Margaret Silf
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It was a sad sign of a spring that might have been. On the short walk from my home to the center of the small market town where I live, I passed by some open common ground, neatly grassed over and faithfully maintained by our local council. A solitary sapling, recently planted there, had been brutally shattered, and a sign had been pinned to the wreckage by an outraged resident, which read: “Proud of our local community?” Obviously I was not the first to flinch in almost physical pain at the sight of this bent and splintered little tree, hacked down before its life had really begun. An act of mindless vandalism, almost certainly perpetrated by just a handful of people using their power to spoil something for everyone. How easily “one” could bring destruction into what the many are trying to create.

But another story surfaced in my memory—a story I heard from a commuter who uses a toll road daily about a phenomenon he had witnessed at the toll booths. Every morning, he said, there would be very short lines at five of the six toll booths, and a very long line at the sixth. Why would anyone join a long line, he wondered, when there were five much shorter lines available? The answer was the man inside that sixth toll booth. Without fail, he had a friendly, personal greeting for everyone who passed by his booth. “How are you doing today?” “How’s the family?” And even, in the case of my informant, the wholly unexpected inquiry: “What happened to your glasses?” My friend explained that even his family had not noticed that he had lost his glasses, but this stranger in the toll booth had not only noticed, but expressed his concern. Such was the power of this “one” that harassed drivers would line up, adding five or ten minutes to their commute, simply to be refreshed by this man’s friendly words and authentic kindness. It is easy, it appears, for just one person to bring springs of new life into a world that routine stress has rendered so toxic.

A long time ago, during the recession before last, my own family experienced redundancy, and we, along with millions of others, had to find new ways forward. I still treasure a greeting card we received at that time from a friend in the Czech Republic. It read: “I am only one, but I am one. There is little I can do, but what I can do, I will do.”

At the end of the Easter season, we celebrated the memory of how the power and the spirit of one man exploded into the boundless, unstoppable flow of the Holy Spirit, which has energized human hearts and empowered human action ever since. Physicists and experts on chaos theory tell us that when things spiral down into disequilibrium, and it looks as if everything is going into meltdown and annihilation, then a mysterious force which they call a “strange attractor” comes into play, and causes a whole new order to emerge—springing from the old, yet also radically new. I cannot help thinking of Jesus as “the strange attractor” who longs to turn breakdown—both personal and global—into an unimaginable reshaping and revisioning—and who also calls us to add the power of our own energy and creativity to the whirling dance of transformation.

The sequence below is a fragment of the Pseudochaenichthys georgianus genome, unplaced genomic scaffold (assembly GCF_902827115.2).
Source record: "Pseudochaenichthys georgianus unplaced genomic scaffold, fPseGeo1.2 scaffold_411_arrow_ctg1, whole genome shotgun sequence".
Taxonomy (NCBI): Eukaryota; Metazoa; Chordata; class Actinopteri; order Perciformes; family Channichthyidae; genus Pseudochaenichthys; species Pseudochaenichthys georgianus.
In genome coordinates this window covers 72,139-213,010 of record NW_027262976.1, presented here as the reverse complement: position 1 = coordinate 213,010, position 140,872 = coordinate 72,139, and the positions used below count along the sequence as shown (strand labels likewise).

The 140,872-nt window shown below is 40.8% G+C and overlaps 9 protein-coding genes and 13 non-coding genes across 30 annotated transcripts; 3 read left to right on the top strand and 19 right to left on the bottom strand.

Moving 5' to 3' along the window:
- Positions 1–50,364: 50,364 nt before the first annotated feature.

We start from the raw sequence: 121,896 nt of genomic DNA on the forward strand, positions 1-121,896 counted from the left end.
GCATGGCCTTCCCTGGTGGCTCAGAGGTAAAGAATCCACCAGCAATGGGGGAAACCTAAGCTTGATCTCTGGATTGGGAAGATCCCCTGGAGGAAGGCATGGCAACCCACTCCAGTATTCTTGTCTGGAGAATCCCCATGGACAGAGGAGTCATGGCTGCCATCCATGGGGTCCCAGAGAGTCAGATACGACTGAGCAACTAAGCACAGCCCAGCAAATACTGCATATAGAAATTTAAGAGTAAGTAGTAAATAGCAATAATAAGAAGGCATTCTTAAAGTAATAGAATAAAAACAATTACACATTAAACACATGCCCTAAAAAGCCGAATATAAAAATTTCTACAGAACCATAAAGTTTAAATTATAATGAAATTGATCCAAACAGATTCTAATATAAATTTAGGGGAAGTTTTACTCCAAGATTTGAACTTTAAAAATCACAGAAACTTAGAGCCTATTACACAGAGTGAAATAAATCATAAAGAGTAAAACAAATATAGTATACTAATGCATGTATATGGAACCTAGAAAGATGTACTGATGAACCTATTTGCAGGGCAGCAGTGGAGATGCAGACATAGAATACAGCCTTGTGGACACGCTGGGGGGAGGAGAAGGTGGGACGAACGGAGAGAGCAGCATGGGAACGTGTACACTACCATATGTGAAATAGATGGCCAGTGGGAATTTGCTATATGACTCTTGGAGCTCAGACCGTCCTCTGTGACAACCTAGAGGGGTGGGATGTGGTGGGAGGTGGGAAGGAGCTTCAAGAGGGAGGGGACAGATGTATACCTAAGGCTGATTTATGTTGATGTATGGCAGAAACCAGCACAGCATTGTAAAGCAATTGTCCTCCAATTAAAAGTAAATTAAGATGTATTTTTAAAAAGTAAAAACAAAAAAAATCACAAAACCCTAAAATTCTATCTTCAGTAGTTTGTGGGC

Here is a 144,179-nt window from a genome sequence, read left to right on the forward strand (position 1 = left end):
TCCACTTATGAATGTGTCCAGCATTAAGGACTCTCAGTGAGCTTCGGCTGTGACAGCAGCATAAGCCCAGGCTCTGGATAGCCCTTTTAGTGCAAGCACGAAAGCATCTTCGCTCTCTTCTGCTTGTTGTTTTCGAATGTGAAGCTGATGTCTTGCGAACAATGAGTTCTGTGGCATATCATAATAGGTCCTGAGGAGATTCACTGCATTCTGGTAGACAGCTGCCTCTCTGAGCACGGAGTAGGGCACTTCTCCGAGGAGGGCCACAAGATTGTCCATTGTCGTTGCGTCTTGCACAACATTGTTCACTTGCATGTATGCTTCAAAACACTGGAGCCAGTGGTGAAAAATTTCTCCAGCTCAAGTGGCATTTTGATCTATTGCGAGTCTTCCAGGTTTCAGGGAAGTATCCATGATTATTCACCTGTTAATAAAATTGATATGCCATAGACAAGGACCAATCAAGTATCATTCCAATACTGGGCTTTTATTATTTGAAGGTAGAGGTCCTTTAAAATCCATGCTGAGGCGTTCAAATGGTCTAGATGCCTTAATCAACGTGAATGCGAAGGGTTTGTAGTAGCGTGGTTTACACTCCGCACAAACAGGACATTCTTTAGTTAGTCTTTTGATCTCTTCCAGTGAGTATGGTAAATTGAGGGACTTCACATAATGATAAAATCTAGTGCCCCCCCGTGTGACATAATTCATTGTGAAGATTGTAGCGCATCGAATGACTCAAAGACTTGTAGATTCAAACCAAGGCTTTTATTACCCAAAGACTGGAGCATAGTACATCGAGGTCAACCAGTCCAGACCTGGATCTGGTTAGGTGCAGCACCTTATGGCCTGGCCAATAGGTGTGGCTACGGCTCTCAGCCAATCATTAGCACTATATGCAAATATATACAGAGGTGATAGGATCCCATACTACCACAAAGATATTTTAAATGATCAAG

The miracle is that the “strange attractor” is not just a concept of theoretical physics. It can surprise you just about anywhere. It can be the catalyst for radical change in situations that seem irremediably hopeless. We meet situations like that every day on our television screens and our neighborhood sidewalks. What can “one” do in the face of such impossible odds?

During World War II, it is reported, a battered contingent of defeated allied prisoners of war was being paraded through a German town. The streets were lined with onlookers, some with triumph on their faces, others with compassion. The prisoners were starving and utterly exhausted, their eyes cast down in despair. A silence fell. Then a woman broke through, an ordinary German housewife, and thrust a loaf of bread into one prisoner’s hands before fleeing back to her kitchen. She took the risk of compassionate action. She stepped out of line. But she also started a movement. Gradually others overcame their fears and brought out food for the captives. One woman’s action caused thousands to be fed.

Goodness is contagious. The power of one is always more than we can imagine, and “one,” multiplied by millions of us and directed toward the greater good of all creation, amounts to a very great deal indeed.

Margaret Silf lives in Staffordshire, England. Her latest books are Companions of Christ: Ignatian Spirituality for Everyday Living and The Gift of Prayer.

Comments

SR HELEN COLLIER CCVI | 7/1/2009 - 12:45pm

Margaret,thanks for the gentle reminder...so often we forget!

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